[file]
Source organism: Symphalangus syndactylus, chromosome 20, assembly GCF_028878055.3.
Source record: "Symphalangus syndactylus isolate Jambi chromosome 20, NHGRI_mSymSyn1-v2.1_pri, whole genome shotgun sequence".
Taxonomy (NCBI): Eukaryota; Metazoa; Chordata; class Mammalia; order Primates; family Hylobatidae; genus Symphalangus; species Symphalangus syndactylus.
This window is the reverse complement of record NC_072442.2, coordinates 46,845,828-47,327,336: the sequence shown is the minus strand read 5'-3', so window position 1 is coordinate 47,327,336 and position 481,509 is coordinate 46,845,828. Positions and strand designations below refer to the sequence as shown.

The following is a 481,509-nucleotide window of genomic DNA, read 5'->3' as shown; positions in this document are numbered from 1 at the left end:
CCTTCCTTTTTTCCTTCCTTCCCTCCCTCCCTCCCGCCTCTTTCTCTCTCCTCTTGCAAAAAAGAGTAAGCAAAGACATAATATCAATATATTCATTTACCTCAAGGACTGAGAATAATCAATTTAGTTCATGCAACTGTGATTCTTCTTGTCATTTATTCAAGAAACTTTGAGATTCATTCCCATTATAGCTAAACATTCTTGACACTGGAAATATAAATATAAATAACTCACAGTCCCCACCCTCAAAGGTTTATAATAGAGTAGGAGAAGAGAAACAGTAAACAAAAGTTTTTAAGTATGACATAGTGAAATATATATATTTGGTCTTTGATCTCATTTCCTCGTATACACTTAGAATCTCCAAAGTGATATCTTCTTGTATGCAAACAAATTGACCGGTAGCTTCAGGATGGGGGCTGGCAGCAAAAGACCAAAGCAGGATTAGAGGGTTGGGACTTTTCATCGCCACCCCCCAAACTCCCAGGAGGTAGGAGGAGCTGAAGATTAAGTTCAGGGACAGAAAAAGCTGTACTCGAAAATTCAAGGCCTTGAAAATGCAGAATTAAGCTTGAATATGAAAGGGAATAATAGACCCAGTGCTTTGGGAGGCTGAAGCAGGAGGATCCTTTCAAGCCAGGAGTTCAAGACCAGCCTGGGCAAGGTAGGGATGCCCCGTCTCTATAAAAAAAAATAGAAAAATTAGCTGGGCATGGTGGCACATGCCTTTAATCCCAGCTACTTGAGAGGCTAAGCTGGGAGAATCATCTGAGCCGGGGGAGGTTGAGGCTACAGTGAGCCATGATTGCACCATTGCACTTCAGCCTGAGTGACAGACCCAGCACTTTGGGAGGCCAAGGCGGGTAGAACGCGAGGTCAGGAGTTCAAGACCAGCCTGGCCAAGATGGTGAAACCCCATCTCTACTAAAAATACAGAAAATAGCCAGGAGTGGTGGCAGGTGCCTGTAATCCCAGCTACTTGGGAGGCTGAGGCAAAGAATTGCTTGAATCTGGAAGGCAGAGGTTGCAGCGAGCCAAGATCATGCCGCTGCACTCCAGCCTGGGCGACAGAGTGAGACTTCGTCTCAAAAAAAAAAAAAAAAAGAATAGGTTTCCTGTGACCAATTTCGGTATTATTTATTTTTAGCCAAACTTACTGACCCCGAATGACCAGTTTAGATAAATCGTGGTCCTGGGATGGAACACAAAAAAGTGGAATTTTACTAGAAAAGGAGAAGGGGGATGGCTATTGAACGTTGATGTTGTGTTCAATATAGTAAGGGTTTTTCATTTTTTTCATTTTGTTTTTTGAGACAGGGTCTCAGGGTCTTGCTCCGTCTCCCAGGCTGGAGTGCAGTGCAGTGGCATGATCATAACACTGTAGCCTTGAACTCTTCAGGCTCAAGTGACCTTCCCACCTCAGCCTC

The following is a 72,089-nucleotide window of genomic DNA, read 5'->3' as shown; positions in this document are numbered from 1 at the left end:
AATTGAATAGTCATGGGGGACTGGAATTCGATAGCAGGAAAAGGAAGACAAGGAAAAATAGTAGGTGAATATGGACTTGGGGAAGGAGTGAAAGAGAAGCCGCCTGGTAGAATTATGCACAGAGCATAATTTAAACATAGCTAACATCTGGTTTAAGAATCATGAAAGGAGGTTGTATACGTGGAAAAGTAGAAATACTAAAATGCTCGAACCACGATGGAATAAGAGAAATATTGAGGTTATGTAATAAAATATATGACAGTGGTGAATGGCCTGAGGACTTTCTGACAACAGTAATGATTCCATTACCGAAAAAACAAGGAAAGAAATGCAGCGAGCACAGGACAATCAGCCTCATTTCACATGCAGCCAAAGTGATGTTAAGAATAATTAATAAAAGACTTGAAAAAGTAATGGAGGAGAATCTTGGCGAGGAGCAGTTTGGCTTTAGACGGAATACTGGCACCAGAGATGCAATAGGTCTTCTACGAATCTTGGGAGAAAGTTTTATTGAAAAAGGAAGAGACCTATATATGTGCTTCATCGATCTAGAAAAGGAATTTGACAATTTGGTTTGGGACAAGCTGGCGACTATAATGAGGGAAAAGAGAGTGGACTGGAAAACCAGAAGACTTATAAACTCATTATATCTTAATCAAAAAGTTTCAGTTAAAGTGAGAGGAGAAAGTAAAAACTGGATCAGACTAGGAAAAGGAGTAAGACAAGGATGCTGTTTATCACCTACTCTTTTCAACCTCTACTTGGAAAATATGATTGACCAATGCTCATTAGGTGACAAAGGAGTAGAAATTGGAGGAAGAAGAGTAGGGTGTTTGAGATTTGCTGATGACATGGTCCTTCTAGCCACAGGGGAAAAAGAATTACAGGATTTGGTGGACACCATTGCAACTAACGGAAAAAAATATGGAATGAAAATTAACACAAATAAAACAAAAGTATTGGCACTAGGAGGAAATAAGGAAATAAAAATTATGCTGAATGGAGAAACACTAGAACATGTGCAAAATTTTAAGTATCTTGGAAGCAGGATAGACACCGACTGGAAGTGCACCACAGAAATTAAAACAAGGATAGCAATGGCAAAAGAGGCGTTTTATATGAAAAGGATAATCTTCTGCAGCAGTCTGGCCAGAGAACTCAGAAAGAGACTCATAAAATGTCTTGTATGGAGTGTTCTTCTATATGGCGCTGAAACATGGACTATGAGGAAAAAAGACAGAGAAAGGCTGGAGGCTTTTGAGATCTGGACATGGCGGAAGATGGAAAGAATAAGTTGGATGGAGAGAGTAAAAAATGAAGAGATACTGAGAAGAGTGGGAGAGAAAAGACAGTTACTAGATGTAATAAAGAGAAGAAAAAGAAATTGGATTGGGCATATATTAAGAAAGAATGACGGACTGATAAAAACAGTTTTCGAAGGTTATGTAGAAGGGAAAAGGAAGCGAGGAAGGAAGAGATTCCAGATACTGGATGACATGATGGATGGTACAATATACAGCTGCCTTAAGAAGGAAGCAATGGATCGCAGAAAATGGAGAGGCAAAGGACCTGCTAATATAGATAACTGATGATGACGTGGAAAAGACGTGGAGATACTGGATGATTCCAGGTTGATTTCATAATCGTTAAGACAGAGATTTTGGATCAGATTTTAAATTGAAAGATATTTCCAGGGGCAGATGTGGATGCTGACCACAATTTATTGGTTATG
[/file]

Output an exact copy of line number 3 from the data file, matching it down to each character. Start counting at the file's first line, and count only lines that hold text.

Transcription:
Taxonomy (NCBI): Eukaryota; Metazoa; Chordata; class Mammalia; order Primates; family Hylobatidae; genus Symphalangus; species Symphalangus syndactylus.